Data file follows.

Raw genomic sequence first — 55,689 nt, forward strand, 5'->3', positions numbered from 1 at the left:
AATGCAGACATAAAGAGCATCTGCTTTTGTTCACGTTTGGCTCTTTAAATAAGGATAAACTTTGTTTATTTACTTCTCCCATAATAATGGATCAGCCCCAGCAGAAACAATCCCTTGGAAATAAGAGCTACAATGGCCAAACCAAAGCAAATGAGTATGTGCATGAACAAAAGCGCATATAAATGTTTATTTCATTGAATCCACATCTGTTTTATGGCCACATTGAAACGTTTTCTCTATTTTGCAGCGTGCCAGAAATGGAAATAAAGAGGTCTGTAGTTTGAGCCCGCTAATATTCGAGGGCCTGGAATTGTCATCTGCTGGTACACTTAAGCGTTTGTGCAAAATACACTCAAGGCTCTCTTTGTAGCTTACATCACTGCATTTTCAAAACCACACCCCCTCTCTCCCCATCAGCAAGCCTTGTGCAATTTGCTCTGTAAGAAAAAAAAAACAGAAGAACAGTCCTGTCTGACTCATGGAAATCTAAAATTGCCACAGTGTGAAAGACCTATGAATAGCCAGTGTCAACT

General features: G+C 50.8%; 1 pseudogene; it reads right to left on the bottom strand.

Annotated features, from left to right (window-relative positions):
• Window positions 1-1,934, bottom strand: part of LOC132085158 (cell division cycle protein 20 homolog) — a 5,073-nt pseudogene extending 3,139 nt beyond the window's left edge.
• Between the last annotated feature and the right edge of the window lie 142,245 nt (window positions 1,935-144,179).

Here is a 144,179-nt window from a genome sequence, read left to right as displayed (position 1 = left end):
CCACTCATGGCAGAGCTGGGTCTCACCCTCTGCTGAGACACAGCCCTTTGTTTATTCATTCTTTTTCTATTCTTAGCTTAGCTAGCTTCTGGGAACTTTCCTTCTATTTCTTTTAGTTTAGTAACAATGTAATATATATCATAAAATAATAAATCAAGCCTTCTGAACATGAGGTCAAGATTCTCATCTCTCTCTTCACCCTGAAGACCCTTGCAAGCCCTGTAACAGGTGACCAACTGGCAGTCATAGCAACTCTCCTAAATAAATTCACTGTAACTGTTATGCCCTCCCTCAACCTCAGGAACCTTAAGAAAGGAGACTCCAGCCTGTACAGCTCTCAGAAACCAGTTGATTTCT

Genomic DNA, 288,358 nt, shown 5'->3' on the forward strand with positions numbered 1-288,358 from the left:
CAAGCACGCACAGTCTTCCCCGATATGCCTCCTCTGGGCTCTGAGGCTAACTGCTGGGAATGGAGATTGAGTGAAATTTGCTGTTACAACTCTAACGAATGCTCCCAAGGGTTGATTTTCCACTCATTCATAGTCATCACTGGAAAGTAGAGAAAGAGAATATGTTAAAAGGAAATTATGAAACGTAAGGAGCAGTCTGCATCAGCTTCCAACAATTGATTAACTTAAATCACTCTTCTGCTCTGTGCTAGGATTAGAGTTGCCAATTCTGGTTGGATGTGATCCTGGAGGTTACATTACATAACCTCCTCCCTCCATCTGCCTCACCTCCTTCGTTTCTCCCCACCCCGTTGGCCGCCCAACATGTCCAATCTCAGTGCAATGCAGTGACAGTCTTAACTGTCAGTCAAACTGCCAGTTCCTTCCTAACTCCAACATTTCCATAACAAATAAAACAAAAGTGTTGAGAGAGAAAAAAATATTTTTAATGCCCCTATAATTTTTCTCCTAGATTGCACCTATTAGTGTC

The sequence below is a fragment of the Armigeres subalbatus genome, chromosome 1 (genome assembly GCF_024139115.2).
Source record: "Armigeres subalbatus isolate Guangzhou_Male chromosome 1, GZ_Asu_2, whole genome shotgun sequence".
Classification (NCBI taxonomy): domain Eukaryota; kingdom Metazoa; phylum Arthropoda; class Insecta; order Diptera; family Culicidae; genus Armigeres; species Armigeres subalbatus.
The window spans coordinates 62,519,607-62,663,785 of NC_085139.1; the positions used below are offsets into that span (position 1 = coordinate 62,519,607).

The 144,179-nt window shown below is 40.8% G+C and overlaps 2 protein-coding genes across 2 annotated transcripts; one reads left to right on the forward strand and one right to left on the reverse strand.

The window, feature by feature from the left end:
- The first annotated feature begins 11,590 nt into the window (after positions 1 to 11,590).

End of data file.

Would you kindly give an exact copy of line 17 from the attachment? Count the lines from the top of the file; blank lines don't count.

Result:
- The first annotated feature begins 11,590 nt into the window (after positions 1 to 11,590).